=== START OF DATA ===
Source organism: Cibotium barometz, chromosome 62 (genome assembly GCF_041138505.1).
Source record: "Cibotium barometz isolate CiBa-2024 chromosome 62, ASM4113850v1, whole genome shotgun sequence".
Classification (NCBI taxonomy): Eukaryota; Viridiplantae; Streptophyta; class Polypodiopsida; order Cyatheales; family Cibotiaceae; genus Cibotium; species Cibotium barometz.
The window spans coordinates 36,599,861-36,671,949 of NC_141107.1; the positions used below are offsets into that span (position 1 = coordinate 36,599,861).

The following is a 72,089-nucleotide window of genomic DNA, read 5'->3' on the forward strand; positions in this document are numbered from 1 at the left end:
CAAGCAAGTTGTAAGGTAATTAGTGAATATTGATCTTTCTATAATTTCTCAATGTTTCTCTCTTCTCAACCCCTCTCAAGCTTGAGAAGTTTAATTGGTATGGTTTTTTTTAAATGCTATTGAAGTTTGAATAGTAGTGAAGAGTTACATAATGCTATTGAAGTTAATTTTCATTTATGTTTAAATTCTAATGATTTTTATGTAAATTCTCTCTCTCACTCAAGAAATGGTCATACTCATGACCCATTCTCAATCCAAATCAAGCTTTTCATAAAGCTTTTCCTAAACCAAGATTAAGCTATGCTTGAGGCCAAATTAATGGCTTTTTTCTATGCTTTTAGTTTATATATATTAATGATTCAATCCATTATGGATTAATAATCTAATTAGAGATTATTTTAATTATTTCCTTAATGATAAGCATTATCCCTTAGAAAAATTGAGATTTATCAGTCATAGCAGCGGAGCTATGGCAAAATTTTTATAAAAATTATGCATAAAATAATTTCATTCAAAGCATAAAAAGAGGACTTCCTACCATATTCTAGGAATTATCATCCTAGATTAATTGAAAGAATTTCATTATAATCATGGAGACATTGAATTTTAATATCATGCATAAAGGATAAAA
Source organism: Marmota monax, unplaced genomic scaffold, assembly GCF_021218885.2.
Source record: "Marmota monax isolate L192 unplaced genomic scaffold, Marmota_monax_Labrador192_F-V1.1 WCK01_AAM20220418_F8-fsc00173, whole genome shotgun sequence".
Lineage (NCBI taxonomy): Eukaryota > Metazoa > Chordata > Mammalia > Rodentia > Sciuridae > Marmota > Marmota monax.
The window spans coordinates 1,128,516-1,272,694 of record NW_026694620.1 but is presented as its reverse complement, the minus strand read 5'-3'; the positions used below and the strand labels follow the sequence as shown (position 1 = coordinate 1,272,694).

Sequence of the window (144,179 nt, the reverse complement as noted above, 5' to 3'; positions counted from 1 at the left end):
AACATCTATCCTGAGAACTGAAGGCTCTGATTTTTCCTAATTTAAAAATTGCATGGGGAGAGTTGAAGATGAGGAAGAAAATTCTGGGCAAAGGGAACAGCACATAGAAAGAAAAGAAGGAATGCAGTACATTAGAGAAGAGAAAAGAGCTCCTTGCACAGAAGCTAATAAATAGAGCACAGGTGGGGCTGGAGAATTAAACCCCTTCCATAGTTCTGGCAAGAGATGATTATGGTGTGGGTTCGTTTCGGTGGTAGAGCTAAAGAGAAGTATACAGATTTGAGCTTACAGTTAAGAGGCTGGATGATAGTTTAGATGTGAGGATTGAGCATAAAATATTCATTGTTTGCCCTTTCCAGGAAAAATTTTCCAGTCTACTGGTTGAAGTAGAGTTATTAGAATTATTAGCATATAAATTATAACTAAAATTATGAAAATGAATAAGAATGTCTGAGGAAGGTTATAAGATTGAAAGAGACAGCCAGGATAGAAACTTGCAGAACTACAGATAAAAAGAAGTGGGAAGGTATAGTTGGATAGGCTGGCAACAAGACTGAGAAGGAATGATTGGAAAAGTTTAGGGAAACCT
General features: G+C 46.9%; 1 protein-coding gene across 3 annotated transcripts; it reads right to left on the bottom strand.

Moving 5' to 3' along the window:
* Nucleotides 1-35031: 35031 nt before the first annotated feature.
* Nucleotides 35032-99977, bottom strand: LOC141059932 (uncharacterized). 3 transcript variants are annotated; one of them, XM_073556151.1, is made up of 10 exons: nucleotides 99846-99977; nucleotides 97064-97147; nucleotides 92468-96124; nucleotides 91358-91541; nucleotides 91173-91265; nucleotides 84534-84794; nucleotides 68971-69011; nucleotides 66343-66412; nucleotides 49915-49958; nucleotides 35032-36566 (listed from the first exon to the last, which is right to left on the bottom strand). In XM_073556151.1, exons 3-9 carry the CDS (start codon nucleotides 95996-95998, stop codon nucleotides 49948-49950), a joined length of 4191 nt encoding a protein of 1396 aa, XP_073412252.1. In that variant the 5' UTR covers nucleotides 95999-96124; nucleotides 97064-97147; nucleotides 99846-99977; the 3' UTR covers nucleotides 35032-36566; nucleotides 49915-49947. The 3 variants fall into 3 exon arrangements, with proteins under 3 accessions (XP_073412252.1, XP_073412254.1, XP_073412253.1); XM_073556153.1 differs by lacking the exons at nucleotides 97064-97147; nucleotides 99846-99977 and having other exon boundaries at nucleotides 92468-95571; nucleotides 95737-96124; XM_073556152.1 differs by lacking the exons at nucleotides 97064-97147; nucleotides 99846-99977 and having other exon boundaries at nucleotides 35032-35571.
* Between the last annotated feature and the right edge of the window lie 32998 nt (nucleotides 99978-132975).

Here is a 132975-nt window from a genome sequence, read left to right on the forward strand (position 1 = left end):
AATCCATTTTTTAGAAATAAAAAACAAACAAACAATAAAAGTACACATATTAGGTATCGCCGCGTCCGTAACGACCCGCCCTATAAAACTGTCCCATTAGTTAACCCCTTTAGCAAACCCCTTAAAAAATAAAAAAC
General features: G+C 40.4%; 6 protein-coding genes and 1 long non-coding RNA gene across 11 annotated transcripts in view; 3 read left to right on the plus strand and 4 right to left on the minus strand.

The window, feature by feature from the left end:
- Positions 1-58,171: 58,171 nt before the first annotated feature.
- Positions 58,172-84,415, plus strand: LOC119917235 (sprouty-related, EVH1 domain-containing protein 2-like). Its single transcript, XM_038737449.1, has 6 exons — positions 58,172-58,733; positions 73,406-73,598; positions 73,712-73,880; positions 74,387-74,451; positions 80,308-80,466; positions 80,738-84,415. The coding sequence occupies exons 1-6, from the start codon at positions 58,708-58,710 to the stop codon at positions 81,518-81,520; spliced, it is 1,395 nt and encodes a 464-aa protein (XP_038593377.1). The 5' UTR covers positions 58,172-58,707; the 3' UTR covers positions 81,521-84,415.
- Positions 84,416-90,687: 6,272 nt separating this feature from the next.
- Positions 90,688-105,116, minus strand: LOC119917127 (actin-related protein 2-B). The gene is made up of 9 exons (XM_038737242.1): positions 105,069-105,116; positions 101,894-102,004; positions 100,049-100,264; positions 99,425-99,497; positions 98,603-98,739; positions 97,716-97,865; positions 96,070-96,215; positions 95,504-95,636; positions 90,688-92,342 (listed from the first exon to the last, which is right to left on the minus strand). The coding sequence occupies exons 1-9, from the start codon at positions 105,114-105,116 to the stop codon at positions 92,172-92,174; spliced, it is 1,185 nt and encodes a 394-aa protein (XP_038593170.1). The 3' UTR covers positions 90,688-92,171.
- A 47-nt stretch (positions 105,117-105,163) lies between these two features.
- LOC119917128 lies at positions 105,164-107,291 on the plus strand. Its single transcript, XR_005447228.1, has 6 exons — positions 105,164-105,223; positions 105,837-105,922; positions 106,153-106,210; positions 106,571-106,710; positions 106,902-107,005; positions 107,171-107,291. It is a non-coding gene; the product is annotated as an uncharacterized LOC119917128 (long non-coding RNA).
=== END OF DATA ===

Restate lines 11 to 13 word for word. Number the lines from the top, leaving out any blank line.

Sequence of the window (144,179 nt, the reverse complement as noted above, 5' to 3'; positions counted from 1 at the left end):
AACATCTATCCTGAGAACTGAAGGCTCTGATTTTTCCTAATTTAAAAATTGCATGGGGAGAGTTGAAGATGAGGAAGAAAATTCTGGGCAAAGGGAACAGCACATAGAAAGAAAAGAAGGAATGCAGTACATTAGAGAAGAGAAAAGAGCTCCTTGCACAGAAGCTAATAAATAGAGCACAGGTGGGGCTGGAGAATTAAACCCCTTCCATAGTTCTGGCAAGAGATGATTATGGTGTGGGTTCGTTTCGGTGGTAGAGCTAAAGAGAAGTATACAGATTTGAGCTTACAGTTAAGAGGCTGGATGATAGTTTAGATGTGAGGATTGAGCATAAAATATTCATTGTTTGCCCTTTCCAGGAAAAATTTTCCAGTCTACTGGTTGAAGTAGAGTTATTAGAATTATTAGCATATAAATTATAACTAAAATTATGAAAATGAATAAGAATGTCTGAGGAAGGTTATAAGATTGAAAGAGACAGCCAGGATAGAAACTTGCAGAACTACAGATAAAAAGAAGTGGGAAGGTATAGTTGGATAGGCTGGCAACAAGACTGAGAAGGAATGATTGGAAAAGTTTAGGGAAACCT
General features: G+C 46.9%; 1 protein-coding gene across 3 annotated transcripts; it reads right to left on the bottom strand.